There’s something exciting about packing up your vehicle and preparing for a long drive. It’s you, your music, and the open road. It doesn’t matter whether you’re making the drive for leisure or for other purposes: it’s a great time to think big and take yourself out of the humdrum of the everyday. However, it would be wrong to suggest that a long drive is nothing but good times. There are dangers too. It’s always dangerous to get behind the wheel, but even more so when you’re going for a long journey. In this blog, we’ll take a look at some essential tips for staying safe when you have a six-plus-hour drive ahead of you.
Check The Vehicle
Your car might be able to handle a short journey to the store just fine, but how will it handle being on the road for many hours at a time? Don’t just assume that it’ll handle the pressure well. Before you set off, look at having your vehicle seen by a professional, who will be able to identify anything that might cause you problems. This is especially important if you’re going to be driving in conditions that your car isn’t used to (such as high altitude).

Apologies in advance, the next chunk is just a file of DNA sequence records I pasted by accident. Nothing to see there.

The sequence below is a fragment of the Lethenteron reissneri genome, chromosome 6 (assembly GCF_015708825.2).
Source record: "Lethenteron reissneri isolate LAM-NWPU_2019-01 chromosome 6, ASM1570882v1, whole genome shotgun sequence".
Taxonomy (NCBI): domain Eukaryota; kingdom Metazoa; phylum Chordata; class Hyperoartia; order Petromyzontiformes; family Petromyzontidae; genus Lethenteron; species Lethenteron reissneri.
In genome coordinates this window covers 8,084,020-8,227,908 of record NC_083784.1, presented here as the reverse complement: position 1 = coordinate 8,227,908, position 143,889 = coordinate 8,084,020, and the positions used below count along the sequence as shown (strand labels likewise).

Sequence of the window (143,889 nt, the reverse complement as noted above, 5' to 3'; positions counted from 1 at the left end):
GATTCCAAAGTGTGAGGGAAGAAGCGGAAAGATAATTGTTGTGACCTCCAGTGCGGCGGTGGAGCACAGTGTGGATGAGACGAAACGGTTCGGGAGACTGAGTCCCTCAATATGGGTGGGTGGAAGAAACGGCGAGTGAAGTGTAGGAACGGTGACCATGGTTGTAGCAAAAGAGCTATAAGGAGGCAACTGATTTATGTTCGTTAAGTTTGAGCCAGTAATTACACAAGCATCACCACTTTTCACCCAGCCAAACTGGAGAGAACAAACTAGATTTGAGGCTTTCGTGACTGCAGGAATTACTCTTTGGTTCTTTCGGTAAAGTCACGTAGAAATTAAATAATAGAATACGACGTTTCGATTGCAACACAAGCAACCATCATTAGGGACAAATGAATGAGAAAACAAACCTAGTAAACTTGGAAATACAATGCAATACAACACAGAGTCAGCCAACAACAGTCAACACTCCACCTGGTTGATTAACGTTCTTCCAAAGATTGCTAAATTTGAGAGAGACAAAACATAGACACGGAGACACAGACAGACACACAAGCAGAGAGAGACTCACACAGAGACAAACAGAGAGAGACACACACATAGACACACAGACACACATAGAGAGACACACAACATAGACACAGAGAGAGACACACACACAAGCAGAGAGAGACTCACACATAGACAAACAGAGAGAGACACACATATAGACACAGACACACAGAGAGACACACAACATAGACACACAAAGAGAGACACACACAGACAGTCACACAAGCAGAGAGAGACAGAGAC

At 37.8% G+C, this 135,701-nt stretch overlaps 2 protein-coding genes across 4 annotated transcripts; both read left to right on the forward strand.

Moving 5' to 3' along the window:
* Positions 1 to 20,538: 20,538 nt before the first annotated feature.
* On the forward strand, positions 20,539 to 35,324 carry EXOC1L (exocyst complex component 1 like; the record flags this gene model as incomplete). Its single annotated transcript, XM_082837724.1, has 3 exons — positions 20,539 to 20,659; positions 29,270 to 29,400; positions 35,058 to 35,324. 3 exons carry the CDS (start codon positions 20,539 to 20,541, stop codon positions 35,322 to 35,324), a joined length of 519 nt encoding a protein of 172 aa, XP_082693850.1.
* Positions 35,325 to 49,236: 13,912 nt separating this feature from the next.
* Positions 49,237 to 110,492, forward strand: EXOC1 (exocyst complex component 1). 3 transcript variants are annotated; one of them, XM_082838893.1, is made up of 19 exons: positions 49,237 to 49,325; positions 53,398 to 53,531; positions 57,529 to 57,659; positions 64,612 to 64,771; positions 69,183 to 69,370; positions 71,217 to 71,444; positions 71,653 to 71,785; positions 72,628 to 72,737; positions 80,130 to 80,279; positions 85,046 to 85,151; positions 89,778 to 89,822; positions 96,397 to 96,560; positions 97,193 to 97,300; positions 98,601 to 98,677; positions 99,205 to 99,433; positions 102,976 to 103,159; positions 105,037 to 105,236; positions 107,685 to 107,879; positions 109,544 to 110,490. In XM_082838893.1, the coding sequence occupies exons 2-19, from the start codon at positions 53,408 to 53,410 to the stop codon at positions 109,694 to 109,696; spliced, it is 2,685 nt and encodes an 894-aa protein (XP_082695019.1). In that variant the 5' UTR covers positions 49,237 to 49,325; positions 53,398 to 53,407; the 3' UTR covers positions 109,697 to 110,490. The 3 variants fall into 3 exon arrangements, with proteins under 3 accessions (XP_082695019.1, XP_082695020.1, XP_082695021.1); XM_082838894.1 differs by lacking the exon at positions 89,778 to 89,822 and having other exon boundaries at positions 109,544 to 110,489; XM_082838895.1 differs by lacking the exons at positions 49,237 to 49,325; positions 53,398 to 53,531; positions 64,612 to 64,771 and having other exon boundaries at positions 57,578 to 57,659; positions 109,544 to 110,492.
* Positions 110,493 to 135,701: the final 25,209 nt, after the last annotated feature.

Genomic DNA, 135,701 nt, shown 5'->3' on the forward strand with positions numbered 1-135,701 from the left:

It doesn’t matter whether you’re itching to get to your eventual destination or you’re in no rush whatsoever: it’s vitally important that you’re stopping regularly. Humans aren’t able to concentrate for hours at a time; after an hour or so, our attention spans begin to dip rapidly. A quick 5 – 10-minute break will give your mind a chance to rest, and you can also stretch your body. When you’re calculating your journey time, factor in these breaks, so that you’re not tempted to speed in order to make up time. It’s best to avoid caffeine during your breaks, however; while they give a boost in alertness, they also cause an energy slump afterward.
Dangers on the Road
You may have confidence in your own driving skills, but let’s not forget that you’re not going to be the only person on the road. Other drivers pose as much a risk to your wellbeing on the roads as you do, so it’s important that you’re keeping your eye on what other drivers are doing, and keeping a healthy distance if you see someone driving dangerously. Pay particular attention to trucks, which have been responsible for some 4,000 accident fatalities in recent years. You’ll also find that some people drive quicker than you because they’re more familiar with the terrain (particularly in rural areas). Let them do their thing, and go at a speed that you feel comfortable with.
When to Stop
If you’re beginning to feel tired, then look at pulling over for the night. Tiredness is one of the main causes of accidents, and your slump in energy and fading light can make for a dangerous combination. It’ll be much better to stay in a motel or hotel for the night, and continue the journey in the morning.